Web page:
Attempting to study the Bible as a new Christian can be a complicated and sometimes overwhelming process. After all, when you study the Bible, you are reading an ancient text that was written to an ancient audience. Attempting to unlock Biblical context in this way can be difficult. Thankfully, there are a wide variety of tools available to help Christians study, and they can mean all the difference during those critical first steps. It’s with these things in mind that the editors at Lord’s Library decided to explore various resource Bible types by comparing study Bibles vs. reference Bibles. The question is, what is the difference between the two, and which one is right for your study of the Holy Scriptures?
Attempting to study the Bible as a new Christian can be a complicated and sometimes overwhelming process. After all, when you study the Bible, you are reading an ancient text that was written to an ancient audience. Attempting to unlock Biblical context in this way can be difficult. Thankfully, there are a wide variety of tools available to help Christians study, and they can mean all the difference during those critical first steps.
It’s with these things in mind that the editors at Lord’s Library decided to explore various resource Bible types by comparing study Bibles vs. reference Bibles. The question is, what is the difference between the two, and which one is right for your study of the Holy Scriptures?
Study Bibles vs. Reference Bibles
What are Study Bibles? Study Bible Definition
Since the Bible was written long ago, context is key during any study of the Scriptures. There is vast historical, cultural, geographical, and Biblical context to take into consideration when interpreting the Word of God. To meet the goal of aiding a Bible student, study Bibles offer copious amounts of extra information that can help the reader understand more about the verse of passage they are studying.
In this way, study Bibles are Bibles that are specifically purposed for in-depth study of the Bible. Study Bibles commonly include the historical context in order to give the reader a more clear picture. On every page, there are notes for each verse that help to explain unfamiliar words or ideas. Of course, study Bible notes are written by humans and shouldn’t be considered as Scripture, but they can nonetheless be very helpful when one gets stuck trying in interpretation.
Study Bibles may also feature other helpful study tools like maps and architectural recreations that help readers step back in time to visualize what Christians of that day saw. For example, when the Bible talks about the tabernacle or the temple, most study Bibles will insert an image of what historians believed the tabernacle and temple to actually look like.
Study Bibles include introductions to each book of the Bible, detailing its authorship, time period, and other details that help the reader to better understand where that book fits in the biblical narrative. They can include a concordance to aid the reader in understanding certain biblical words or phrases as well.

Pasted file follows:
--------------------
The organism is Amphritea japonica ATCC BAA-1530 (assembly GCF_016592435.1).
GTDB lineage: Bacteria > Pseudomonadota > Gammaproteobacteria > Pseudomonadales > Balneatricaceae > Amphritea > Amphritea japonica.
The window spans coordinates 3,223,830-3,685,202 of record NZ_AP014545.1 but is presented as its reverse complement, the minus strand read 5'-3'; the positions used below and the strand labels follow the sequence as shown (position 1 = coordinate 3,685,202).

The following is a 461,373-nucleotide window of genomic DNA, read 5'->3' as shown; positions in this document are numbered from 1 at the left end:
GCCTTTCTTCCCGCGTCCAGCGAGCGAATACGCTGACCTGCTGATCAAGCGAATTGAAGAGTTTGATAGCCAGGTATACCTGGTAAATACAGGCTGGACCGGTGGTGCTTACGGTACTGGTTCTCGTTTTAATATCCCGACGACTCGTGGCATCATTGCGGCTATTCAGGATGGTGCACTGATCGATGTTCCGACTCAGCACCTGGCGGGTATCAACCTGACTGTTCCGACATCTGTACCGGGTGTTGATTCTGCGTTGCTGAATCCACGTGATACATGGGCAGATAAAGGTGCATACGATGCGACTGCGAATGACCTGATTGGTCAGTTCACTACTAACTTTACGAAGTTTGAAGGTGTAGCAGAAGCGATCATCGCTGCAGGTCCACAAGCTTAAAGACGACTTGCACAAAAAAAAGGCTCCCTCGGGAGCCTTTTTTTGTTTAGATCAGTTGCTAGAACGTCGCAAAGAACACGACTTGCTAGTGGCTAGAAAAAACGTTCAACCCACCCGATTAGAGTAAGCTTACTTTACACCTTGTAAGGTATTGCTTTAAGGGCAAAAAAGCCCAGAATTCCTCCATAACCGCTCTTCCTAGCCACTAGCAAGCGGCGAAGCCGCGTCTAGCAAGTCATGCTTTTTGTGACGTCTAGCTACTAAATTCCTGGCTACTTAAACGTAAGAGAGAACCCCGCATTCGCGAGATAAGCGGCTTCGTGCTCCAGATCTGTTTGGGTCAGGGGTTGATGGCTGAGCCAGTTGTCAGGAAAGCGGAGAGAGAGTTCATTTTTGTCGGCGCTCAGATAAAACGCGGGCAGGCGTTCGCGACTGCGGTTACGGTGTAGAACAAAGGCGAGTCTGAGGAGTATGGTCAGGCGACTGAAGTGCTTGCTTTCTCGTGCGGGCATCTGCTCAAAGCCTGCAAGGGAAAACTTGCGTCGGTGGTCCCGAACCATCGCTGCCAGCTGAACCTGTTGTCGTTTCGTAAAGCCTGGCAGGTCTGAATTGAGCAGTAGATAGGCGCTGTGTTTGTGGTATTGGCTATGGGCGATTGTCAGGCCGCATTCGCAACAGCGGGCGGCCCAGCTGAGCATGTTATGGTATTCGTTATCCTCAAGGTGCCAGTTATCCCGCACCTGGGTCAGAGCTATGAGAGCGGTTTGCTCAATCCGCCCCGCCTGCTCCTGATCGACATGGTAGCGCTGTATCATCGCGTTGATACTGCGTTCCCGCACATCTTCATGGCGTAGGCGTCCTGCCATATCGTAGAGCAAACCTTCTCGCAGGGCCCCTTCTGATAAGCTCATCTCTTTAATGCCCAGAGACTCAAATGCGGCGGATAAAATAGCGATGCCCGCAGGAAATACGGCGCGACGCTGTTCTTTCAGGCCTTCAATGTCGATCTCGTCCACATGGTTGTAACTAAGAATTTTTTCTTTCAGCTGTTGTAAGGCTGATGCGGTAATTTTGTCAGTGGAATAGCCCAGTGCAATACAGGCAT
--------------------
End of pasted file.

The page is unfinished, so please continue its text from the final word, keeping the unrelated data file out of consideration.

Study Bibles Defined
What are Reference Bibles? Reference Bible Definition
Like study Bibles, reference Bibles seek to aid readers in understanding the Scriptures more clearly. Whereas study Bibles offer outside study notes via authors commenting on the Scriptures, reference Bibles point you in the direction of additional Bible verses themselves for guidance.
For many verses in the Bible, there is a cross-reference. A cross-reference is a reference to another verse or passage that can aid in the understanding of the original. These will point to verses that share a similar theme, idea, or concept. Cross-references also serve an important purpose in the New Testament due to the number of times the Old Testament is quoted in the New Testament. Cross-references would exist for those quoted verses that point back to the Scriptures in the Old Testament.
For example, in Mark 10:6-9, Jesus says, “But from the beginning of the creation God made them male and female. For this cause shall a man leave his father and mother, and cleave to his wife; And they twain shall be one flesh: so then they are no more twain, but one flesh. What therefore God hath joined together, let not man put asunder.” This is a reference to the Old Testament passages Genesis 1:27 and 2:24 which say, “So God created man in his own image, in the image of God created he him; male and female created he them.” and, “Therefore shall a man leave his father and his mother, and shall cleave unto his wife: and they shall be one flesh.”
In a reference Bible, there would be a link between these three verses to show that they are speaking of the same thing.
Reference Bibles don’t only do this with quotes, they also categorize passages by subject matter. That way, when you are researching a specific topic, you can see all the different verses that speak on it.
Reference Bibles Defined
Study Bibles vs. Reference Bibles; What’s the Difference?
Study Bibles and reference Bibles differ through their focus of expertise. While study Bibles provide the reader with a broad range of information through images, maps, and external commentaries, reference Bibles aim to tie the Scriptures together so they become grouped in a way that adds contextual insight.
When comparing study Bibles vs. reference Bibles, it’s important to know that both resource types are designed to help Christians interpret the Bible. And both remain excellent Bible study tools depending on your purpose. Knowing their differences, both resources deserve a spot on your bookshelf. One can never have too many Bible tools, and both are worth exploring as additions regardless of your comfortability with the Scriptures.
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